The trickle of pilgrims started leaking out of the albergue at five o’clock and by six, many had already left. It wouldn’t have been so bad if my mattress wasn’t near the boot rack. Most of the early risers were over fifty years old and they talked and slammed the door; one idiot even turned on the light. Many left while it was still pitch black outside. In the past, I had been criticized by certain people for walking late. At least I hadn’t walked in the dark, yet… From Page 102, Camino De Santiago In 20 Days.
Now, I’ll continue with my journey on the Camino de Santiago as I left Boadilla del Camino, Castilla y León. Even if you don’t have my book, you can still enjoy this post, and learn more about walking the French Way or Camino Francés (map from Wikipedia Commons).
On my last post, On The Camino de Santiago in Spain, Castrojeriz to Boadilla del Camino, I had arrived after an enjoyable evening walk, however, the next morning was overcast and cold again.
As I wrote on page 108, “The albergue’s large backyard was accented with flowers, shrubs, and a metal statue of two pilgrims. It was a kind of place where I could spend a sunny afternoon, but for some reason, I always seemed to be preoccupied on the Camino.”
Besides the poor sleep, I was happy with the albergue. The Canadian hospitalero and his staff were very friendly, and took good care of everyone. The 16th century Iglesia de Santa Maria de la Asunción was directly across from the albergue’s front gate.
In front of the church was the 15th century El Rollo Gótico that was once used to chain and shame, or hang, those who had apparently done something wrong. I apologize this photo was cut-off.
This cute horse was in a yard between houses. I wished I had an apple for her or him.
The water tower on the outskirts of Boadilla del Camino.
From Boadilla del Camino, the Camino followed this path along a dike that separated the Canal de Castilla from the farmland on the left. Despite the cool morning, it was a great way to start the day. The path was flat and there were numerous birds singing and flying.
After walking for just over an hour, I arrived to…
this lock at the end of the Canal de Castilla, just before Frómista.
I didn’t take any photos in Frómista for some reason, but I remember the Camino only touched the edge of the downtown area. I continued walking until I reached this memorial, just before an overpass across the N-620 freeway.
Once I crossed the freeway, I arrived at something that was notorious on the Camino de Santiago—the senda. Basically, the senda was a gravel path adjacent to, or near, the highway. For the next few days, it would be a prominent feature on the Camino. Some pilgrims who were short of time opted to skip sections, such as these, that went on for many kilometers. My thoughts regarding the senda were similar to those with the meseta. To make good time, or make up for lost time on the Camino, it would be on the senda. I also knew there were mountains a few days ahead that would likely slow me down.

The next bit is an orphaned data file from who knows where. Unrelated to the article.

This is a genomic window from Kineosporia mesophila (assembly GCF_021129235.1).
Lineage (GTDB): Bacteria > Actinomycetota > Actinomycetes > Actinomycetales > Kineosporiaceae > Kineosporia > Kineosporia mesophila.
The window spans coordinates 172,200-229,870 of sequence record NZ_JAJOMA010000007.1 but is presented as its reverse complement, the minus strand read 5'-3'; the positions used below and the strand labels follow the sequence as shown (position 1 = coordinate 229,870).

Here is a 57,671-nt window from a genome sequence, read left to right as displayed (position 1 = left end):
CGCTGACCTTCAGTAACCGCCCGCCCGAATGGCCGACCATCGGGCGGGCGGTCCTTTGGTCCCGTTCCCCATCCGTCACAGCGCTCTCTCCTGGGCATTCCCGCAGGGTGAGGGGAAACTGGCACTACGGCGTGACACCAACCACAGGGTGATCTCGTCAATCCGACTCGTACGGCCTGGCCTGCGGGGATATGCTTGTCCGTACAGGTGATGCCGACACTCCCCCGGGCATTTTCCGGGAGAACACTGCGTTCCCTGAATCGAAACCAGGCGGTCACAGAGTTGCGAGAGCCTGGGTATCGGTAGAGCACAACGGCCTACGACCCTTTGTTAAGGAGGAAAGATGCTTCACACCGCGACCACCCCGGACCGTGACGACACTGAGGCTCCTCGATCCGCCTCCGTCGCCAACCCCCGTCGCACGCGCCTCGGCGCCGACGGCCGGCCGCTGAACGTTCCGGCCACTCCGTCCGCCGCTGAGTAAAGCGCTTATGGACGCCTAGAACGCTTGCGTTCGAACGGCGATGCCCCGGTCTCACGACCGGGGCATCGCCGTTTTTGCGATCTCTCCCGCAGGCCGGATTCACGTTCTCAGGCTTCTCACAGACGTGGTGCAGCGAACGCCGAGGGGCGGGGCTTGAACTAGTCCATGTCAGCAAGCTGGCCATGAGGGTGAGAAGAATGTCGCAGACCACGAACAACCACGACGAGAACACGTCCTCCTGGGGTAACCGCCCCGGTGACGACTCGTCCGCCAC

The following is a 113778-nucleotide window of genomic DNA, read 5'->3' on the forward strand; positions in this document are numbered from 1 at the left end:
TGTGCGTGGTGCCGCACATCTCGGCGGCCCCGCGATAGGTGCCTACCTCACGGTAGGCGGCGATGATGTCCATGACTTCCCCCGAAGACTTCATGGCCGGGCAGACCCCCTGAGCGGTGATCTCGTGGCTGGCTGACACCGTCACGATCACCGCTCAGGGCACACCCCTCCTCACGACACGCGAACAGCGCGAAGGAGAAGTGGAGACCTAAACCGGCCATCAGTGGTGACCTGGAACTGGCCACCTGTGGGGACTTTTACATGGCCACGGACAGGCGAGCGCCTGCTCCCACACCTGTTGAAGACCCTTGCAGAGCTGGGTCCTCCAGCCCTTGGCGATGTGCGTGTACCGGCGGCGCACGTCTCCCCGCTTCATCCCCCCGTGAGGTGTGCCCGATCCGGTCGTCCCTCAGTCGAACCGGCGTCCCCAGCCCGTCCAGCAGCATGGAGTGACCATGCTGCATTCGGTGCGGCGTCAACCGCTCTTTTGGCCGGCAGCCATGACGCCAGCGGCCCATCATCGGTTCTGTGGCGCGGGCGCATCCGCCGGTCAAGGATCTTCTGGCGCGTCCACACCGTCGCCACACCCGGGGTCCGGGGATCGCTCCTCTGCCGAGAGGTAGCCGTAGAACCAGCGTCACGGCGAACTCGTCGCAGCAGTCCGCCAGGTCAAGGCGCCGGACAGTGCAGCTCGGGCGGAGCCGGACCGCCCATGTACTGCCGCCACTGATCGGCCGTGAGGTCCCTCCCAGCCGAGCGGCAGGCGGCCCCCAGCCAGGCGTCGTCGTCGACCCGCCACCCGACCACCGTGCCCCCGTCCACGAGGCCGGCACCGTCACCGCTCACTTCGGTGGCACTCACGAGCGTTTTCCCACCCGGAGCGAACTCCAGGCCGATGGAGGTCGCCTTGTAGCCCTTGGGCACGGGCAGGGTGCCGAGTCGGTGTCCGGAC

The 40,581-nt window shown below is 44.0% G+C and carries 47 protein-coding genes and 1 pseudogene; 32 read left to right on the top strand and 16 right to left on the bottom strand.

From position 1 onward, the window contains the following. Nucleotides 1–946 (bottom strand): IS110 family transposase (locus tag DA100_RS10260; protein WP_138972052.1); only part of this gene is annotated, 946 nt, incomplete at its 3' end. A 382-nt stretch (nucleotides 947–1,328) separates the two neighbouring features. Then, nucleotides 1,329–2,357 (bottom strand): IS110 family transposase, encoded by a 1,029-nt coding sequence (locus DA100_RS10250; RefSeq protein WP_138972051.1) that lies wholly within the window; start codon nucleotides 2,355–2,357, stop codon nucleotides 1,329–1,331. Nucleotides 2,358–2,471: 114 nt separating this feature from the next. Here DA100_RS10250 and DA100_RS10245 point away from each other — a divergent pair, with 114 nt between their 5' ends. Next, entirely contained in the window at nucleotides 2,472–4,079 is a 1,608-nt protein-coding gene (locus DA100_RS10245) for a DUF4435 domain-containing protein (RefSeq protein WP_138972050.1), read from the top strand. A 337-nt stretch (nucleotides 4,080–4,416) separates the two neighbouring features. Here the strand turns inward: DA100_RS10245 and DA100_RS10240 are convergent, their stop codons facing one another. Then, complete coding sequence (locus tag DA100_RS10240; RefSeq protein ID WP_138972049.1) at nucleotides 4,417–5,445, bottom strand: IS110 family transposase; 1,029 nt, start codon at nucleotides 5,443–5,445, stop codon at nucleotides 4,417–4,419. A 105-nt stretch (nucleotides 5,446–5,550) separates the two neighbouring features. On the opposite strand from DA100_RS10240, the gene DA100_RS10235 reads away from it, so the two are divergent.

As I wrote on page 110, “It was Saturday, and by far the day with the most people I had seen walking the Camino. Many were Spanish families out for the day… I saw men in jeans, women with purses, young children with tiny backpacks, and babies in strollers.”
The Casa Consistorial in the village of Población de Campos.
The bridge over the Río Ucieza would be the highlight for a while.
Back on the senda.
The Church of San Lorenzo in the village of Revenga de Campos. The style and architecture of the churches were changing, although I wouldn’t understand it clearer until the next day.
In Revenga de Campos, the statue of St. James commemorated the 2004 Holy Year.
Back on the senda.
I don’t know the significance of this concrete or cement cross that stood in the middle of a farmer’s field. It was weathered and looked as if it had been there for ages.
Originally, I thought this bird was a cardinal but after posting this photo to my Facebook page, a helpful reader noted it was a Crested Lark.
The walk through Villarmentero de Campos only took a few moments.
I wrote on page 110, “It was sad but sometimes comical watching people scramble on the side of the senda trying to find somewhere to go to the washroom. There were no public washrooms and very few private spots. Land was mostly flat, trees were sparse, buildings were in villages, and usually, there were many people around. Some went in plain sight… to be honest though, it was only comical because it wasn’t me.”
I had seen signs for businesses in the town of Carrión de los Condes, and would have my break there.
I had a lot of time to think, and thank the senda and this typical landscape. It was during times such as these that the idea for my book was hatched, although I didn’t really decide until the latter few days of my journey.
Dark clouds above and farmland by my sides.
As I wrote on page 111, “I arrived at Carrión de los Condes exhausted. It was one o’clock, and I had walked about twenty-five kilometers with only a minor break. Now, I was going to have a good rest and a good meal.”
I will leave it here as I entered Carrión de los Condes. On my next post, On The Camino de Santiago in Spain, Carrión de los Condes To Calzadilla de la Cueza, I visited Carrión de los Condes, had an interesting lunch, met a friend from the albergue in Boadilla del Camino before saying goodbye, and walking through a fierce spring storm. Please join me.
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